Last week, the Organization for Economic Cooperation and Development in Paris issued a new report on the underground economy. This is only the latest study showing that a large fraction of employment and production in major countries as well as developing nations is taking place off the books, unrecorded in national accounts and untaxed by governments.
According to the report, the underground economy varies from 1.5 percent of gross domestic product in the United Kingdom to almost half in the Kyrgyz Republic. The OECD does not present data for the United States, but there is much data showing that it is a growing problem here, as well.
A recent book, "The Shadow Economy: An International Survey" (Cambridge University Press) by economists Friedrich Schneider and Dominik Enste, estimated the U.S. underground economy at between 6.7 percent of GDP and 13.9 percent in 1990, depending on the method used for calculation.
One common method is to look at currency in circulation as an indication of underground economic activity. By its nature, such activity is done almost entirely in cash so as to avoid detection by the authorities through checks or credit cards. On this basis, underground economic activity in the United States has probably risen sharply since 1990.
According to the Treasury Department, in 1990 there was $1,105 of currency in circulation for every American. By March of this year, that figure had risen to $2,455, an increase of 122 percent. It is highly unlikely that all of this increase is due to the needs of consumers to buy more goods and services, because per capita personal consumption expenditures only rose by 79 percent over the same period. This suggests that at least 35 percent of the increased demand for cash was for underground economic activity.
A further indication that this is the case is shown by looking at the composition of currency in circulation. Since 1990, 84 percent of the increase in currency is accounted for by $100 bills. Such bills now represent 71 percent of the monetary value of all U.S. currency, up from 52 percent in 1990. Average people do not ordinarily use $100 bills, but they are used heavily in the underground economy, which includes drug dealing and other illegal activity. Hence, it is reasonable to assume that the increased demand for $100s is due almost entirely to an increase in the underground economy.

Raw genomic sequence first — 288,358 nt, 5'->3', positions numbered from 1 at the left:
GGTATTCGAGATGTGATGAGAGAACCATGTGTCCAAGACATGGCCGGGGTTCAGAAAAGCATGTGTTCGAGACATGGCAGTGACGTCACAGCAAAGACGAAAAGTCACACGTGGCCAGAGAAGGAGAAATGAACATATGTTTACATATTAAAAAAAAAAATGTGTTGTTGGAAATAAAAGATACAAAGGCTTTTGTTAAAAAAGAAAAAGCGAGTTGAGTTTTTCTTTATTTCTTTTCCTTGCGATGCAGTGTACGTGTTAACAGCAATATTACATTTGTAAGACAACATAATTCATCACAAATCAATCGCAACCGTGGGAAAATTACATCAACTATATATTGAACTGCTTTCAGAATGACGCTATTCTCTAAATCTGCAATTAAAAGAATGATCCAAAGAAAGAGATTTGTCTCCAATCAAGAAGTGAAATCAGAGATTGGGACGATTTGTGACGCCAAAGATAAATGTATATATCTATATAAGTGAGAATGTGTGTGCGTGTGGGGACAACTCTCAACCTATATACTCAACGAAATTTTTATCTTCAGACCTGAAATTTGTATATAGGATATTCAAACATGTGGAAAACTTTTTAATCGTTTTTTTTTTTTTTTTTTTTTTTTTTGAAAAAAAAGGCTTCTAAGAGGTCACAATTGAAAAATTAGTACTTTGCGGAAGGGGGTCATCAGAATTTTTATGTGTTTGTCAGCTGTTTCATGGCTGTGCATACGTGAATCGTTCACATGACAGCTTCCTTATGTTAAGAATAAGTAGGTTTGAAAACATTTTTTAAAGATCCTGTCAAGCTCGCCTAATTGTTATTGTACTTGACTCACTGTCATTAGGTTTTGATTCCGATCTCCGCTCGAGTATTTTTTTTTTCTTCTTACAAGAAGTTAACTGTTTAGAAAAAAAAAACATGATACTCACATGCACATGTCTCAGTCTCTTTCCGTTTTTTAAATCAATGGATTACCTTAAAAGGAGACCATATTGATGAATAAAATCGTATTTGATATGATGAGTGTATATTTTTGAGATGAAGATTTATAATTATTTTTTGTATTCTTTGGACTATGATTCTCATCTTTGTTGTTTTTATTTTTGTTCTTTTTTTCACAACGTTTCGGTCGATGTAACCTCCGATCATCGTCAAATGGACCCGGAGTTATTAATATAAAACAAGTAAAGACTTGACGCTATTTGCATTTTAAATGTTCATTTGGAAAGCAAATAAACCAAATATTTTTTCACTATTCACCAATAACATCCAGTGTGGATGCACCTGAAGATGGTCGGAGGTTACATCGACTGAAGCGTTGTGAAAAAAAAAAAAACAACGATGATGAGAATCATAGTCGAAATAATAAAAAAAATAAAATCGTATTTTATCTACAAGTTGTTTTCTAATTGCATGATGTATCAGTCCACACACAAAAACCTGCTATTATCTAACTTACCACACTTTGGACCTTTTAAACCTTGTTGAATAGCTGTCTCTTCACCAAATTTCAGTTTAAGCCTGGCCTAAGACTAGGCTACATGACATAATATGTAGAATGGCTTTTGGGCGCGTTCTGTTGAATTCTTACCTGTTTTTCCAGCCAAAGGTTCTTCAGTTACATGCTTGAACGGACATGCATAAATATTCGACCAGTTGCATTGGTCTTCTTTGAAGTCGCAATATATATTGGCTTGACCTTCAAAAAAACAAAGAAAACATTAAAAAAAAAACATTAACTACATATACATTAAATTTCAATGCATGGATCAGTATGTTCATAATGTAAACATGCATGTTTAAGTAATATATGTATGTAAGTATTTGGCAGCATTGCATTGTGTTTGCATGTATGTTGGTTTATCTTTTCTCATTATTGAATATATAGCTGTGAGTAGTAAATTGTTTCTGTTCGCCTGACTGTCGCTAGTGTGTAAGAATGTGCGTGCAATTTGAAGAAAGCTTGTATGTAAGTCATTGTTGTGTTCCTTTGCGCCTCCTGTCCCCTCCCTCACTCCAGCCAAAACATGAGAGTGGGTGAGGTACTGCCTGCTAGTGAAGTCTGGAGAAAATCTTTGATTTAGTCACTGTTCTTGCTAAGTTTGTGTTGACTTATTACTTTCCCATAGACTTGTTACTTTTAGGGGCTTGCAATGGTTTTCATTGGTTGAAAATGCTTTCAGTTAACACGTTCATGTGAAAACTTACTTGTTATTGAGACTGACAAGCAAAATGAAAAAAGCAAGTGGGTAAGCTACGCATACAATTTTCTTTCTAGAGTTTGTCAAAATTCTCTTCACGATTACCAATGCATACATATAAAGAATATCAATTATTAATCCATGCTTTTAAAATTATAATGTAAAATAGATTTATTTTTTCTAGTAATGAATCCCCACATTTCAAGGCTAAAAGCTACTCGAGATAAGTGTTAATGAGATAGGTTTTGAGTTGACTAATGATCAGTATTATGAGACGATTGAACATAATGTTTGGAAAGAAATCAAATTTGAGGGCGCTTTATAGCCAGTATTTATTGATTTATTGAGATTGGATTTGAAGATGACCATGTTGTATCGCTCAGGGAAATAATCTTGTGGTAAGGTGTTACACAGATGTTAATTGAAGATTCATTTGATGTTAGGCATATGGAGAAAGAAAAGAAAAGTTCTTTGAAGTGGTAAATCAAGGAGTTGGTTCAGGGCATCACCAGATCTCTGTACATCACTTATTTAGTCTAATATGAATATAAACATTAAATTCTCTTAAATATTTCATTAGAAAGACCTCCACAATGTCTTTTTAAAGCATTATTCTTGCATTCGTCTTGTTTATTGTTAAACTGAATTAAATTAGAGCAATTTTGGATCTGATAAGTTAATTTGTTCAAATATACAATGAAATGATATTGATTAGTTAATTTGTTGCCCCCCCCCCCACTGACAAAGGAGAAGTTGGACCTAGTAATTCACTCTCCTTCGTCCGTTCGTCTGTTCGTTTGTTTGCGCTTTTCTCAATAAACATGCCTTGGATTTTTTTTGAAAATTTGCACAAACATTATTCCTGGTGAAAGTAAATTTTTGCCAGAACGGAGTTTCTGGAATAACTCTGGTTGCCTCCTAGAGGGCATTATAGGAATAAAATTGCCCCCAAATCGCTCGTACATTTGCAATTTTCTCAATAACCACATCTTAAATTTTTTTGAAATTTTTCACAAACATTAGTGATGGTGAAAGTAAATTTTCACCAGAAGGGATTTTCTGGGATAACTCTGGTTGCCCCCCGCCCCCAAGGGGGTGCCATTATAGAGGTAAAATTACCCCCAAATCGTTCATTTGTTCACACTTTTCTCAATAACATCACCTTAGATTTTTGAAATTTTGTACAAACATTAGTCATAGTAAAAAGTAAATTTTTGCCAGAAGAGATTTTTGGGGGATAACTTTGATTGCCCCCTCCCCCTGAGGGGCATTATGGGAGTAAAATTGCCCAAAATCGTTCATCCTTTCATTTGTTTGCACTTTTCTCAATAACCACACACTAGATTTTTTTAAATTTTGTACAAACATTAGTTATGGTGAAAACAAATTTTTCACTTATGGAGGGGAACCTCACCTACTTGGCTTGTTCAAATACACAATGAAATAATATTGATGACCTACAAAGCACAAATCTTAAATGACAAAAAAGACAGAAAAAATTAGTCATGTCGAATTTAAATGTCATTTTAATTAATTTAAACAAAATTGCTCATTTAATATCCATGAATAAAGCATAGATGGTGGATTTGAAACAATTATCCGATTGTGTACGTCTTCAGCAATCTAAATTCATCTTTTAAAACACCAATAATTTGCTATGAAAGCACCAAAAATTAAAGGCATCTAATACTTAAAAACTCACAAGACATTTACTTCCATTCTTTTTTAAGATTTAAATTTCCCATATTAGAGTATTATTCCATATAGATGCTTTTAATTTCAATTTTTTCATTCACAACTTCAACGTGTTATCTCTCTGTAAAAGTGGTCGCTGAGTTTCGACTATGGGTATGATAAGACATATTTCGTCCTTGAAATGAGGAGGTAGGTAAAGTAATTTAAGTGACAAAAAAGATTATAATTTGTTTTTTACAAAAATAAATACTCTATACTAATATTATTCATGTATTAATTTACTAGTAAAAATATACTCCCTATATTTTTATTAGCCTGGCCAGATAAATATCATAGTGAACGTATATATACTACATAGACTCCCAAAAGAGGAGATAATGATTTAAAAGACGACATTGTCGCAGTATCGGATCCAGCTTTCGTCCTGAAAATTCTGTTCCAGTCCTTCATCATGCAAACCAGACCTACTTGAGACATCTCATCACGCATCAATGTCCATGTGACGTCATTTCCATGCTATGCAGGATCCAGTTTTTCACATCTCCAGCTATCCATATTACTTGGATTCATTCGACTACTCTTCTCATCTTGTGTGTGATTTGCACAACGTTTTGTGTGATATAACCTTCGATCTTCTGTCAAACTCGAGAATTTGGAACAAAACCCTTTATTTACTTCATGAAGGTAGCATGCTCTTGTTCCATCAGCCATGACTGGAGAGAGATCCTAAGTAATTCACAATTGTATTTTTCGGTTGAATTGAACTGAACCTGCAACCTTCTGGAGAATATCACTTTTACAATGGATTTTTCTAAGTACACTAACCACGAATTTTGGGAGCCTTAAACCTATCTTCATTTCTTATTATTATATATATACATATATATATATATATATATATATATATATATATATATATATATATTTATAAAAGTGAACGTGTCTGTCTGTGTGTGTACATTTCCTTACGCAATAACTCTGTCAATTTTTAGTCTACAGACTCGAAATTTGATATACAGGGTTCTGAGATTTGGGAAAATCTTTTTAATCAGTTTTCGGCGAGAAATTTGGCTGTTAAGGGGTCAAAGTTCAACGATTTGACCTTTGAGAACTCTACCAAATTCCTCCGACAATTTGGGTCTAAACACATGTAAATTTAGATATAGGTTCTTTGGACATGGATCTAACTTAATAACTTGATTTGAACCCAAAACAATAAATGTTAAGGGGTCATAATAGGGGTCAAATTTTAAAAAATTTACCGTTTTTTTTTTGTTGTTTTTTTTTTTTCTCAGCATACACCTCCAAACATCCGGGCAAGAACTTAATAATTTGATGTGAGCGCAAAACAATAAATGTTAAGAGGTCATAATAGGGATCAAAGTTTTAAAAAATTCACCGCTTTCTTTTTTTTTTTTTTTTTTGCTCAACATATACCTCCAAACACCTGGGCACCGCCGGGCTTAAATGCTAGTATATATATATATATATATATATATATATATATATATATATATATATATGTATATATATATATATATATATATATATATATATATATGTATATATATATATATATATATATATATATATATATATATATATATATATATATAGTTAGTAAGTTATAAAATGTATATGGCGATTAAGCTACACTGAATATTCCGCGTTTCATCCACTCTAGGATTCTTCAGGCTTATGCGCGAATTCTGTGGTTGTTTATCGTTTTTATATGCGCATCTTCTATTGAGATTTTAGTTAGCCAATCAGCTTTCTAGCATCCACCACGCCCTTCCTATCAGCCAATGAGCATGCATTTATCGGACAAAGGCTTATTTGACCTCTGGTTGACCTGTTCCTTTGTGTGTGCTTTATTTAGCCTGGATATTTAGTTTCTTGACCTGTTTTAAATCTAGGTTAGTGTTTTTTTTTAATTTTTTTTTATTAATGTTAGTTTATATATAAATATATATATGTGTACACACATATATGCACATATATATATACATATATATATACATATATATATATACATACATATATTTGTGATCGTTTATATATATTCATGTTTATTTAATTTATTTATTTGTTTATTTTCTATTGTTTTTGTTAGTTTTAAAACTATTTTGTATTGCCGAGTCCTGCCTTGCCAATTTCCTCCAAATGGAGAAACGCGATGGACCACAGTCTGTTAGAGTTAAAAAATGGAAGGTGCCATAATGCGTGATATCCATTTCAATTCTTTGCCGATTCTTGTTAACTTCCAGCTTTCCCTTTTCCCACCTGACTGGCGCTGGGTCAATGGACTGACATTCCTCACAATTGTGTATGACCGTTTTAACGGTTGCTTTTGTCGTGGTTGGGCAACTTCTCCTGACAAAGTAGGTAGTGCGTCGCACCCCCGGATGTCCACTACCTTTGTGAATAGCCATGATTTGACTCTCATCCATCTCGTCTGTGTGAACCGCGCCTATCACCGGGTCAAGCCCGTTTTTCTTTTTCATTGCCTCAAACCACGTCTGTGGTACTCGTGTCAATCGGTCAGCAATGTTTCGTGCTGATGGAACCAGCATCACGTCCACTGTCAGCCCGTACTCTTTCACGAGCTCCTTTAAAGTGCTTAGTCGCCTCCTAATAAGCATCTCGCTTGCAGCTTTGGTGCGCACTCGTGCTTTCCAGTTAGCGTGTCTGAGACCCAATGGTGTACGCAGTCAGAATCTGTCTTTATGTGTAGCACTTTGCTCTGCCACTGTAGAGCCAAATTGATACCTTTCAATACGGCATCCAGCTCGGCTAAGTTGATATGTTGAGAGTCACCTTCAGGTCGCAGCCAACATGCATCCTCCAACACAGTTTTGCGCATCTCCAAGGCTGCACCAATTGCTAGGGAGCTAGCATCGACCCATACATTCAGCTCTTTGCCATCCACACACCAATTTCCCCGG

Of course, even if this is true, it doesn't necessarily mean that the underground economy is growing here. U.S. currency is the medium of exchange of choice for underground activity worldwide. Indeed, 45 percent of U.S. currency circulates outside the United States for this reason. According to the Commerce Department, the United States "exported" $16.6 billion in currency last year, almost all of it in the form of $100 bills.
The former chief economist for the International Monetary Fund notes that the European currency, the euro, is now competing for the underground economy's business by having 500 euro notes, worth more than five times the U.S. $100, the largest bill printed by the Treasury in more than 50 years. He notes that $1 million in $100s would fit in a briefcase, but $1 million worth of 500 euro notes would fit in a purse -- a big advantage in the underground world.
The underground economy results from many factors, including criminal activity. But the bulk of it arises from ordinary businessmen and workers who are evading taxes and government regulations. The OECD downplays the importance of taxes and puts most of the responsibility on regulation. However, other studies have found that high tax rates are the most important factor in stimulating growth of the underground economy.
"In various surveys, the tax burden has always been identified as the main cause for the growth of the shadow economy," according to Schneider and Enste. Their analysis found that a 10 percentage point increase in the tax burden would cause the underground economy to rise by 3 percent of GDP. A Federal Reserve study found an even higher response, with an increase in the tax rate from 9.3 percent to 10 percent leading to a 1.5 percent rise in underground output.
A recent IMF study found that the composition of taxation was very important. High taxes on small businesses and the self-employed were most likely to lead to underground economic activity. "Raising tax rates too high drives firms into the underground economy," the study concluded.
One indication that taxes are stimulating tax evasion here is that the amount of income reported on tax returns has fallen compared to the amount of income paid as calculated by the Commerce Department. This income gap tends to rise and fall with the tax burden.
Whether caused by taxes or regulations, it is clear that government is the prime cause of the underground economy.